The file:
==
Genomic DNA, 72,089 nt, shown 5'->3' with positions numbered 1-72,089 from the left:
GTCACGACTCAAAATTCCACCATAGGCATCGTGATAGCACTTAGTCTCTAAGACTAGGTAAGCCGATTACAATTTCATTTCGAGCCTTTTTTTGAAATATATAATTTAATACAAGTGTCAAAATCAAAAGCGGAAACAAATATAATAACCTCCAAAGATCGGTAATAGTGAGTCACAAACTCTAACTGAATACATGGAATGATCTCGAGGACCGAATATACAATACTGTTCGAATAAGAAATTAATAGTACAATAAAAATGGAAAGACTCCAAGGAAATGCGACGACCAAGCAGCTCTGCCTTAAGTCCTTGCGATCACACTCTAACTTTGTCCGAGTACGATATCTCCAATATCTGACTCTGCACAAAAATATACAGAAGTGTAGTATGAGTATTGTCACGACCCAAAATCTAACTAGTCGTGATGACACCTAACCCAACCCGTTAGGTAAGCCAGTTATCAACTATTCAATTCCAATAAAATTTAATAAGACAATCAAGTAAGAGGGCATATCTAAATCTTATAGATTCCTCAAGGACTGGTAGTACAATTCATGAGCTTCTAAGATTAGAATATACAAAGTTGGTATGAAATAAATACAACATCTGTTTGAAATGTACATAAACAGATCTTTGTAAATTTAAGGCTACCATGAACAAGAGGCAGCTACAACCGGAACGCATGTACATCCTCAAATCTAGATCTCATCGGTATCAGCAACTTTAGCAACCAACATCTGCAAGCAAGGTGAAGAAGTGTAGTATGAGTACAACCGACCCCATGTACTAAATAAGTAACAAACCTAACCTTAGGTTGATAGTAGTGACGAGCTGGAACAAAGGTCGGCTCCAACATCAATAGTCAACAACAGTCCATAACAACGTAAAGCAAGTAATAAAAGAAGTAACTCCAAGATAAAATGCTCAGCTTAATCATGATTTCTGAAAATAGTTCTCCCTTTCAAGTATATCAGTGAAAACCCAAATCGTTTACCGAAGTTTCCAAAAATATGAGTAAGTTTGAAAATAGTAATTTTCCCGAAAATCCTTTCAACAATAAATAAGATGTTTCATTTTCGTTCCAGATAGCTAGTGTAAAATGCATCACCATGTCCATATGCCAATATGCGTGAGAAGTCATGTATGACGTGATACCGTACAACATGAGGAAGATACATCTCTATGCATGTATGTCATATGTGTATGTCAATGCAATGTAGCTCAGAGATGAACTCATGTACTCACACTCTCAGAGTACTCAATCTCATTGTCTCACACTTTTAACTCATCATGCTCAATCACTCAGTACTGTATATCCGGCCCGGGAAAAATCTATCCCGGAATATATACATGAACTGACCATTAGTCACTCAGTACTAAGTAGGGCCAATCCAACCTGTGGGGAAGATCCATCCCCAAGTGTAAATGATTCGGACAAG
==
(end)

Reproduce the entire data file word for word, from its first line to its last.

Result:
Genomic DNA, 72,089 nt, shown 5'->3' with positions numbered 1-72,089 from the left:
GTCACGACTCAAAATTCCACCATAGGCATCGTGATAGCACTTAGTCTCTAAGACTAGGTAAGCCGATTACAATTTCATTTCGAGCCTTTTTTTGAAATATATAATTTAATACAAGTGTCAAAATCAAAAGCGGAAACAAATATAATAACCTCCAAAGATCGGTAATAGTGAGTCACAAACTCTAACTGAATACATGGAATGATCTCGAGGACCGAATATACAATACTGTTCGAATAAGAAATTAATAGTACAATAAAAATGGAAAGACTCCAAGGAAATGCGACGACCAAGCAGCTCTGCCTTAAGTCCTTGCGATCACACTCTAACTTTGTCCGAGTACGATATCTCCAATATCTGACTCTGCACAAAAATATACAGAAGTGTAGTATGAGTATTGTCACGACCCAAAATCTAACTAGTCGTGATGACACCTAACCCAACCCGTTAGGTAAGCCAGTTATCAACTATTCAATTCCAATAAAATTTAATAAGACAATCAAGTAAGAGGGCATATCTAAATCTTATAGATTCCTCAAGGACTGGTAGTACAATTCATGAGCTTCTAAGATTAGAATATACAAAGTTGGTATGAAATAAATACAACATCTGTTTGAAATGTACATAAACAGATCTTTGTAAATTTAAGGCTACCATGAACAAGAGGCAGCTACAACCGGAACGCATGTACATCCTCAAATCTAGATCTCATCGGTATCAGCAACTTTAGCAACCAACATCTGCAAGCAAGGTGAAGAAGTGTAGTATGAGTACAACCGACCCCATGTACTAAATAAGTAACAAACCTAACCTTAGGTTGATAGTAGTGACGAGCTGGAACAAAGGTCGGCTCCAACATCAATAGTCAACAACAGTCCATAACAACGTAAAGCAAGTAATAAAAGAAGTAACTCCAAGATAAAATGCTCAGCTTAATCATGATTTCTGAAAATAGTTCTCCCTTTCAAGTATATCAGTGAAAACCCAAATCGTTTACCGAAGTTTCCAAAAATATGAGTAAGTTTGAAAATAGTAATTTTCCCGAAAATCCTTTCAACAATAAATAAGATGTTTCATTTTCGTTCCAGATAGCTAGTGTAAAATGCATCACCATGTCCATATGCCAATATGCGTGAGAAGTCATGTATGACGTGATACCGTACAACATGAGGAAGATACATCTCTATGCATGTATGTCATATGTGTATGTCAATGCAATGTAGCTCAGAGATGAACTCATGTACTCACACTCTCAGAGTACTCAATCTCATTGTCTCACACTTTTAACTCATCATGCTCAATCACTCAGTACTGTATATCCGGCCCGGGAAAAATCTATCCCGGAATATATACATGAACTGACCATTAGTCACTCAGTACTAAGTAGGGCCAATCCAACCTGTGGGGAAGATCCATCCCCAAGTGTAAATGATTCGGACAAG